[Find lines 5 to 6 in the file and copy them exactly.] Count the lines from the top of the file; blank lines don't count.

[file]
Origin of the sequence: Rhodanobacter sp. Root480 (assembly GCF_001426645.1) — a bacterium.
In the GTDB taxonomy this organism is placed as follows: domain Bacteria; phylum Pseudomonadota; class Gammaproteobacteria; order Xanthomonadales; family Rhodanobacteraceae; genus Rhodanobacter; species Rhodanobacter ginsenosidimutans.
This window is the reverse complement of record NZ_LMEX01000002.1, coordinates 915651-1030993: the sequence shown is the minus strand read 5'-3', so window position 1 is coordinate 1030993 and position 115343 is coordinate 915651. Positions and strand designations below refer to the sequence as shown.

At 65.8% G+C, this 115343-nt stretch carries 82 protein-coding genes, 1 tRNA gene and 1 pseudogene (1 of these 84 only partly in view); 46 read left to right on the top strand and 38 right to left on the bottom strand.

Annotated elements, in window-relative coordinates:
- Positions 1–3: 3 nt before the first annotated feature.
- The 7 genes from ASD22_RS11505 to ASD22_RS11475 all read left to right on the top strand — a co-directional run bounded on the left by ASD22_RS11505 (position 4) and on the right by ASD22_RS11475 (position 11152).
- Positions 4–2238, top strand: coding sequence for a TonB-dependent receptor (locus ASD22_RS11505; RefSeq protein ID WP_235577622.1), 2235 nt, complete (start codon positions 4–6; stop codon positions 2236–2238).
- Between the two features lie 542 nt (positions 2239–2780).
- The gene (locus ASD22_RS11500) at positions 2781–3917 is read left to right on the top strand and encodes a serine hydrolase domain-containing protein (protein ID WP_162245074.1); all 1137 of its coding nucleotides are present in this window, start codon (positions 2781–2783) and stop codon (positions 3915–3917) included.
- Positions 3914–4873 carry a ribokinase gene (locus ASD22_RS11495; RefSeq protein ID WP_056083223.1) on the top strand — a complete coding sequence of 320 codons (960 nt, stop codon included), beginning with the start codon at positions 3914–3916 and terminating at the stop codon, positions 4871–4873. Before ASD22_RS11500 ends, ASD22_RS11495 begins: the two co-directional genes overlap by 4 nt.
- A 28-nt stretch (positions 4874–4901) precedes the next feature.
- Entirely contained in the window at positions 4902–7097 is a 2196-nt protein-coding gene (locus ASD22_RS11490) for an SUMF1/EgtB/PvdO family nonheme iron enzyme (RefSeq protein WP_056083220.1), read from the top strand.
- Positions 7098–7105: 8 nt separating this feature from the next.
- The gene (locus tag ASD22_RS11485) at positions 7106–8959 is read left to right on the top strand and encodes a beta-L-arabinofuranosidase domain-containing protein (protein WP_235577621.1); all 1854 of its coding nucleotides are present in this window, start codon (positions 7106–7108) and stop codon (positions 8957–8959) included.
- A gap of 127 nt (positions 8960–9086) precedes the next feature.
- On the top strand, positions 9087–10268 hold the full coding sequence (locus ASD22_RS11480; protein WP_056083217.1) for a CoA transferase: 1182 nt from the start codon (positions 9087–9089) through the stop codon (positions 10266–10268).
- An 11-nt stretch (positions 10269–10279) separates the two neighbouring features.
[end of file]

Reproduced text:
Annotated elements, in window-relative coordinates:
- Positions 1–3: 3 nt before the first annotated feature.